I have done precisely that with the monitor here in the studio, I've covered it with a stocking. That's why I asked you to have a nylon stocking, a scissors and a roll of tape handy. It's essential that it's fine-meshed. Should you try something larger - I've made an experiment with this athletic undershirt, and clearly the holes are too large for the effect to appear.
However, if you put it up (and if you don't have time to do it during this programme, you can do it later), you will see this picture of me suddenly appear in color.
Like I said earlier, the viewing distance is of utmost importance. You should experiment with moving closer and further away from the set to get the correct color impression. In order to assist you, we have prepared a calibration card. (Image: "White / red / yellow / green / blue / black")
Now move your head very carefully (the necessary movements are very small) and when this spectrum appears, you have found the correct position. If you're too far away, the red color may disappear, if you're too close, the green color may go away. The result could be disastrous, for instance our female announcers, who are beautiful blondes, may appear red-haired, which may be somewhat disconcerting for them.
This is still in a very preliminary phase. I've been in contact with the television industry, which needless to say is very enthusiastic about this. They will engineer a kind of frame with tightening screws that allows you to fine-tune the distance, and it will naturally be available in very pleasing designs.
If you now can see this color range white, red, yellow, green, blue, black -- perhaps not in the absolutely correct nuances but approximately, you will enjoy the following little film immensely. It's a video color recording of different flowers, which I find to be a breathtaking symphony in colors.
We would appreciate hearing your views. Please write to us and let us know how this experiment turned out.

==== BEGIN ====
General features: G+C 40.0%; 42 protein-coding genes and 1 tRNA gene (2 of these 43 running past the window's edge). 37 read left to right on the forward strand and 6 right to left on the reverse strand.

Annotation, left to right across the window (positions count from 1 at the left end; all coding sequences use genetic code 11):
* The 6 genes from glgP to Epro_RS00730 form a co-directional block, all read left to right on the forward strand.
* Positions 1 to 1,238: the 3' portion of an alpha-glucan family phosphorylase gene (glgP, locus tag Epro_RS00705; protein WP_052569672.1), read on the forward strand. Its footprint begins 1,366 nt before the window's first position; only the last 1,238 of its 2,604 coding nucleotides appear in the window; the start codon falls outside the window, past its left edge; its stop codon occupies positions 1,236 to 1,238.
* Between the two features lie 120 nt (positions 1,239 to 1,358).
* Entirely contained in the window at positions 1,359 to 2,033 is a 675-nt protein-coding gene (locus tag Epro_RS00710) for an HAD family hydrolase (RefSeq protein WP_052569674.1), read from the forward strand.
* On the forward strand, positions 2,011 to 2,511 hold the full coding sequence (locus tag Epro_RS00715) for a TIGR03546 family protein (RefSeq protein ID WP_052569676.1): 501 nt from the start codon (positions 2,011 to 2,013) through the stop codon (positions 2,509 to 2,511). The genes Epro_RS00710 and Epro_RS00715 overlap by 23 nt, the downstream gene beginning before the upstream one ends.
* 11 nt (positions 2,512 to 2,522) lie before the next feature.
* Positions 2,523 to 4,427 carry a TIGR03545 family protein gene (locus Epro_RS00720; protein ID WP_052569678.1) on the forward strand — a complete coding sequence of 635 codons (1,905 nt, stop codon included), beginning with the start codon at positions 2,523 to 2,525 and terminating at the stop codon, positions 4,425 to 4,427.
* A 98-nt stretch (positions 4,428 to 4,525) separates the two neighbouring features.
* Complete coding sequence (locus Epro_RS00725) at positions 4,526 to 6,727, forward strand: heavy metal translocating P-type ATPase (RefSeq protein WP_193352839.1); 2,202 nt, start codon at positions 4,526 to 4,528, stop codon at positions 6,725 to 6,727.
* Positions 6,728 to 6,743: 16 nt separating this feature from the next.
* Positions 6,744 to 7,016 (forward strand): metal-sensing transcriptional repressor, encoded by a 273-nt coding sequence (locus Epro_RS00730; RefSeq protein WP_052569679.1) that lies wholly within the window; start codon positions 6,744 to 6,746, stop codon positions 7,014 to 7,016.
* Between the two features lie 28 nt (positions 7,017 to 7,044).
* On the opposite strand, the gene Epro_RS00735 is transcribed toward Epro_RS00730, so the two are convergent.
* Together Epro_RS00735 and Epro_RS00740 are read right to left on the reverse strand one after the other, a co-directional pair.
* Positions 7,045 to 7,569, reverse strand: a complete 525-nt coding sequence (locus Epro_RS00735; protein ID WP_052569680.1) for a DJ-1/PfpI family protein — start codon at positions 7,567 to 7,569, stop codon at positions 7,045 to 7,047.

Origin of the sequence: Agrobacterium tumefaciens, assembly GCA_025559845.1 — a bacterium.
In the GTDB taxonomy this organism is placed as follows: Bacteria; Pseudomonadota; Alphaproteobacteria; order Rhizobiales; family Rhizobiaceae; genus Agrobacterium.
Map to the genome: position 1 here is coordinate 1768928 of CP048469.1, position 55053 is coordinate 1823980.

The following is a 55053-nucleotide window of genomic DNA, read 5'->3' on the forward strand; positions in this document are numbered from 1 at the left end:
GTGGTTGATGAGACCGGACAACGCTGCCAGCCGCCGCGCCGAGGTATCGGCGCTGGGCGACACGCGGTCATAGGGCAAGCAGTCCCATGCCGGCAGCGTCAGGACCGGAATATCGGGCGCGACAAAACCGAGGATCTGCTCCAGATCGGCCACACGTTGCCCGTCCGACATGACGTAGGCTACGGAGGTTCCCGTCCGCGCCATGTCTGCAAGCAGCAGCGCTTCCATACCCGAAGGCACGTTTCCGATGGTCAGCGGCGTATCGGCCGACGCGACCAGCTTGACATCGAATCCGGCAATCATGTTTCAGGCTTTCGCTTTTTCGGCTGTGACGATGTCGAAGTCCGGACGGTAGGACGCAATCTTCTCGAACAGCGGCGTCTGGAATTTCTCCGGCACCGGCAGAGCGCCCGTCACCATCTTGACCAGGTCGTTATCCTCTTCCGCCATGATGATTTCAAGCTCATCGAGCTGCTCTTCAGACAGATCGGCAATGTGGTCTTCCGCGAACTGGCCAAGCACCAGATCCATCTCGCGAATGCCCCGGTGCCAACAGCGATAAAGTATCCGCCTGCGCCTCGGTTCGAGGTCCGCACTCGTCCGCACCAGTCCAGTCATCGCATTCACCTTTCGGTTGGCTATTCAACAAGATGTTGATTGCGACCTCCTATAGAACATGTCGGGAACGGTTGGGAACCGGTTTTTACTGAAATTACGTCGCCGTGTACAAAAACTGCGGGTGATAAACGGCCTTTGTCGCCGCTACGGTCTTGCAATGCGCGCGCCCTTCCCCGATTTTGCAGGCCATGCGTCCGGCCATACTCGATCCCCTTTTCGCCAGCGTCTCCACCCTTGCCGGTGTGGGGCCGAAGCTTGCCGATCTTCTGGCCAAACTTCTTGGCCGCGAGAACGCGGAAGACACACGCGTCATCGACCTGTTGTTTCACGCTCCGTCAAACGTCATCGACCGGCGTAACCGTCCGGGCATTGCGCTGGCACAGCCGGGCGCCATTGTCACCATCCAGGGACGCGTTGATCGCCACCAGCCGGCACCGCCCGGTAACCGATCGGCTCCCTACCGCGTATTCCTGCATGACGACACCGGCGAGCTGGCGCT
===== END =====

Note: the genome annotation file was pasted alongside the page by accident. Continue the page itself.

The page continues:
Throughout the 1950s and 60s, screens were widely sold that, so it was claimed, could transform black-and-white television pictures into color. These screens were usually transparent pieces of plastic. The plastic was slightly prismatic, so that when it was placed in front of a television screen it would add a slight tinge of color to the image. However, the result was a far cry from true color reception. The appeal of the screens was that they sold for only a few dollars, whereas color television sets cost hundreds of dollars.
1954 ad for a colorizing screen
Some of these color screens reportedly were divided into three tinted horizontal panels. The top panel was blue for the sky, the middle panel was transparent, and the bottom panel green for grass.
In this undated photo (circa 1950s), two young boys, Robert Jenkins
and his brother Bill, experiment with their own homemade color converter.
Norwegian TV reportedly perpetrated a similar hoax during the 1960s. Viewers were told that if they turned off all power-consuming devices in their house except for the TV, they would receive color reception. Many viewers obediently turned off all the lights in their house to see if it would work. (Requires confirmation.)
On April 1, 2004, Sweden's largest newspaper, Dagens Nyheter
, updated the color-TV hoax for the age of mobile phones. The paper reported reported that Hubert Hochsztapler, a researcher at Sweden's top engineering school, had made a surprising discovery: "if you shake your GSM, or second-generation, phone hard enough, you can access the new high-tech third-generation (3G) frequency which is only supposed to be available to 3G phones." In other words, users of older-model mobile phones would be able to watch movies on their phones simply by shaking them.
Instant Color TV Haiku(Submitted by Hoax Museum visitors)
For colour TV
The joy of quick solutions:
Run in your stocking?
Don't throw away those nylons.
Get color TV!
Links and References